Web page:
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The Preeminence of Life: Towards an African Christian Cosmology in Intercultural Context

A fresh look at how emphasizing full life can transform how we do mission.

Without life all else that may be considered of value is nothing. African people are not easily convinced of the hegemony of science that seems to sideline life itself. Once undermined, the rather groundless assumption that life only exists in a chemical host, is easily replaced by questions regarding the nature and activity of spiritual powers. So-called holistic mission often runs in the face of African reality through drawing on the products of a Western dualism that Africa does not share. Dualistic understandings result from faith in a high God, something that is best advocated from a vulnerable approach to mission.

Note: The author’s experience of Africa is limited. His comments refer to some of the African people and contexts with which he has personal familiarity.

 

Introduction

This article takes an original approach to the question of how to do mission in Africa. It is designed to help a missionary or potential missionary from the West to avoid some of the foibles that can stand in the way of effective ministry. It intends to help the West to see itself in an African mirror. It intends, through under cutting some Western mythology, to enable the Western reader to see Africa more clearly. It identifies and exposes issues that tend to discourage the development of deep and lasting intercultural relationship. Thus it intends to encourage healthy relationship.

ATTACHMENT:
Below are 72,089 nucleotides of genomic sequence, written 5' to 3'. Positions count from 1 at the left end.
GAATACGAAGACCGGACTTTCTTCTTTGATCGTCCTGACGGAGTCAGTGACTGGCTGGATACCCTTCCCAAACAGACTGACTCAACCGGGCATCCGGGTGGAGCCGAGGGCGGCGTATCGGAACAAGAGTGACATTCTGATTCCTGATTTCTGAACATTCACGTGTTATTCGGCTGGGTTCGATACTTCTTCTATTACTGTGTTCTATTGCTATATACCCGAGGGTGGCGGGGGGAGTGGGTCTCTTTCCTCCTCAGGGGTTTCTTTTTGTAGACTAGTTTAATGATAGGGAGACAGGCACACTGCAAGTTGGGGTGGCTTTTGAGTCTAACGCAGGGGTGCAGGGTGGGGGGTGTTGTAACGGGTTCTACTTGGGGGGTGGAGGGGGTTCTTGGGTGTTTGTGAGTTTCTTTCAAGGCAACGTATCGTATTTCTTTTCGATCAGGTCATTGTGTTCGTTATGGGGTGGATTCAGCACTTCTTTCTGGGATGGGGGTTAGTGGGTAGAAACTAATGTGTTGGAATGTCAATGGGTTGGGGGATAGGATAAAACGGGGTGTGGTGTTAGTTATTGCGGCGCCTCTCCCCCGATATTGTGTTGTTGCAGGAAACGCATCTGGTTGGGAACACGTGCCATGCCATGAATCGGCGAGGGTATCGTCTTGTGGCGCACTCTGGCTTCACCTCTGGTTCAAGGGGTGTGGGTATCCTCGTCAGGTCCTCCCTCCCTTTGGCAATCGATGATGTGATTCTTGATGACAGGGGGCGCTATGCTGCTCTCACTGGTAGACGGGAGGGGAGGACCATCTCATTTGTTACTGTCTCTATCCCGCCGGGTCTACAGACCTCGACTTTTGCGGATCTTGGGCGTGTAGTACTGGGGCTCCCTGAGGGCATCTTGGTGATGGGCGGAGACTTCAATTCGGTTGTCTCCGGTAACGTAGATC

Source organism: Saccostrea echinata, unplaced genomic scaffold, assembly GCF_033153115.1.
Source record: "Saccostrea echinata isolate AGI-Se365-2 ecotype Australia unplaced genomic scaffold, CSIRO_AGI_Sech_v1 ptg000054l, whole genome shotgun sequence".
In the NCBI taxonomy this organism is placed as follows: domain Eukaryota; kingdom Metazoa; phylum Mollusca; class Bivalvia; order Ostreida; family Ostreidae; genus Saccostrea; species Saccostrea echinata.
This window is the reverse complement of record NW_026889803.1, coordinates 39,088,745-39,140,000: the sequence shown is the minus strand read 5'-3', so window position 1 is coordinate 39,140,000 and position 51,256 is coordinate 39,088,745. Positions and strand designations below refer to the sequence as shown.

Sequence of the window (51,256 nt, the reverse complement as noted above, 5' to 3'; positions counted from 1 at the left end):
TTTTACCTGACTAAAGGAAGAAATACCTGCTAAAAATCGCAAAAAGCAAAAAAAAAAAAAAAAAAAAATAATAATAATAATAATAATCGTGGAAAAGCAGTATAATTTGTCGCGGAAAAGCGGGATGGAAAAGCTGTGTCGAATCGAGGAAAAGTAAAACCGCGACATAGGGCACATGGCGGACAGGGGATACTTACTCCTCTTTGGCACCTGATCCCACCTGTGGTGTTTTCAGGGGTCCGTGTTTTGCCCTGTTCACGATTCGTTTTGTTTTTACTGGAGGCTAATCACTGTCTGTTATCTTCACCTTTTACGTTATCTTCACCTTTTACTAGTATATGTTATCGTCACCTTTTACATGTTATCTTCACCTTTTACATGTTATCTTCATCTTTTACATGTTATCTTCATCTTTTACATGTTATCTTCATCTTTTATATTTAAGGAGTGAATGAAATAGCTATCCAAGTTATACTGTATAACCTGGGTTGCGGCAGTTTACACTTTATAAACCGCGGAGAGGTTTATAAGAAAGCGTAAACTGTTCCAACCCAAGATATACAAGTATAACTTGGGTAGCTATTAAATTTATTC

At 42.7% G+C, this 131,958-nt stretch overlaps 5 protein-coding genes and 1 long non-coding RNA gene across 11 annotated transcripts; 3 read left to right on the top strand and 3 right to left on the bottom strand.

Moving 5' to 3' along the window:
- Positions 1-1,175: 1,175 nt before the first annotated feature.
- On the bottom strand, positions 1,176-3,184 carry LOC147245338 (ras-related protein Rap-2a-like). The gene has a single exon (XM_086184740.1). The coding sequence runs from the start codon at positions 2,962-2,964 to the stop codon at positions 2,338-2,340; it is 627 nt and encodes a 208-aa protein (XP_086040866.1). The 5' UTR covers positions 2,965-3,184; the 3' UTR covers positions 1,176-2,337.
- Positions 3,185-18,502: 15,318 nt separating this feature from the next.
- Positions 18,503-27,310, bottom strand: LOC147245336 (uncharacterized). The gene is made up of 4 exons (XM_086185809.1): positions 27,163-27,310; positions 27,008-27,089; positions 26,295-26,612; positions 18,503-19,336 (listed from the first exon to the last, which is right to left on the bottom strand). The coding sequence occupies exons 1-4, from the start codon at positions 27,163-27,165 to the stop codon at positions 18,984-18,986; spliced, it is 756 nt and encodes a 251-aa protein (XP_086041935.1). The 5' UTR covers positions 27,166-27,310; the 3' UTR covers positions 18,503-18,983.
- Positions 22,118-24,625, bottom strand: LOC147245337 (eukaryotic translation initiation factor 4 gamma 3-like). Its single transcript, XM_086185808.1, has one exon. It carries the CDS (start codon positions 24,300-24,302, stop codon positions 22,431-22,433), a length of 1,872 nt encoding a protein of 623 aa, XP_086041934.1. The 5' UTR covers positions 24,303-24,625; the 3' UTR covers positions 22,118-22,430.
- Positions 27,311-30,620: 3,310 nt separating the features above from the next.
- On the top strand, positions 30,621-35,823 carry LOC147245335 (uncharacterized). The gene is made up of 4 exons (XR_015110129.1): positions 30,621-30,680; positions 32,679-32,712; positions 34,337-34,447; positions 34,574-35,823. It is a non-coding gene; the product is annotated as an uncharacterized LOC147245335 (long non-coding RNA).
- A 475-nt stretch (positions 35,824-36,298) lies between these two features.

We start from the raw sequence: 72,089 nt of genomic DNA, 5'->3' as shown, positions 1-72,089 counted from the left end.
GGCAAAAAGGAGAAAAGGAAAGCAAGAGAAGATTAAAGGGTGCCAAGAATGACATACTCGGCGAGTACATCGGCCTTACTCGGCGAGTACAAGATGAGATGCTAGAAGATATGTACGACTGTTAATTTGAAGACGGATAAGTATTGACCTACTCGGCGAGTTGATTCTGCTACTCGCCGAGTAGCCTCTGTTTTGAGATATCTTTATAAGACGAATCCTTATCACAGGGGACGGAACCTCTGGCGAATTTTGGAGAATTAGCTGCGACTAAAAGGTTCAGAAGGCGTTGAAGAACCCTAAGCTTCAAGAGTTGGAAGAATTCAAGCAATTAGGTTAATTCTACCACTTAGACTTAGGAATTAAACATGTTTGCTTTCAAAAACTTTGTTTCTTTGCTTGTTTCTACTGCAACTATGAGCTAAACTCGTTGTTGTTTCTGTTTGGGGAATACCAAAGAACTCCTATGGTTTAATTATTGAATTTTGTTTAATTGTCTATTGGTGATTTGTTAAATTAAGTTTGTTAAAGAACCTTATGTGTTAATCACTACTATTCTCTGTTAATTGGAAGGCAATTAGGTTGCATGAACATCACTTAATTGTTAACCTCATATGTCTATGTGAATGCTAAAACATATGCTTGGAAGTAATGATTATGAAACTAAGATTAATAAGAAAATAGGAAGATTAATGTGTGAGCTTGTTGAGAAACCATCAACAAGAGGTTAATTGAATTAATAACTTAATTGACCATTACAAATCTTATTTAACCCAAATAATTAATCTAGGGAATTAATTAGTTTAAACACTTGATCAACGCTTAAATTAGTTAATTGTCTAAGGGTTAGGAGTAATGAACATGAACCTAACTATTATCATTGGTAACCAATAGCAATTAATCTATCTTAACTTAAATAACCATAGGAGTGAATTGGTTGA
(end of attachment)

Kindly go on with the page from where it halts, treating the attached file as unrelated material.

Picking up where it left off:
This article points to limitations of the scientific/dualistic worldview that is very common in the West. It deems belief in science to be a pragmatic option undergirded by faith. It goes on to consider implications for understanding life that arise from the realisation that life itself falls outside of the realm of scientific discovery. Implications of the above are applied to the missionary encounter with African people. The weaknesses of dualism and science in engaging African worldviews are exposed. Some implications of these weaknesses are explored.

 

I am Alive

This author has over 25 years been increasingly immersed in African ways of life. Instead of having his own children he has informally adopted African children. Instead of using English at home he uses African languages engaging with those children. Instead of driving a car he rides a bicycle to visit villages of Western Kenya. Instead of seeing his identity as being to bring better things from the West to Africa, he endeavours to live God’s word in a contextually relevant way. Whether or not he has succeeded in this, his life outlook has definitely been influenced by the process. Those who like to see non-Western inputs into Western scholarship, Christian or otherwise, should bear in mind the above source of some perhaps otherwise unconventional approaches taken by this author.

I am alive, and life is all I have. Yes, I may have money, I may have a house, I may have a good reputation, I may have a family, but the value of all of these and everything else I have hinges on one thing – that I am alive. Should I no longer have life, then I could no longer consider myself to be in possession of the above things. In that sense; and that is really a most important if not the most important sense: life is all I have.[1]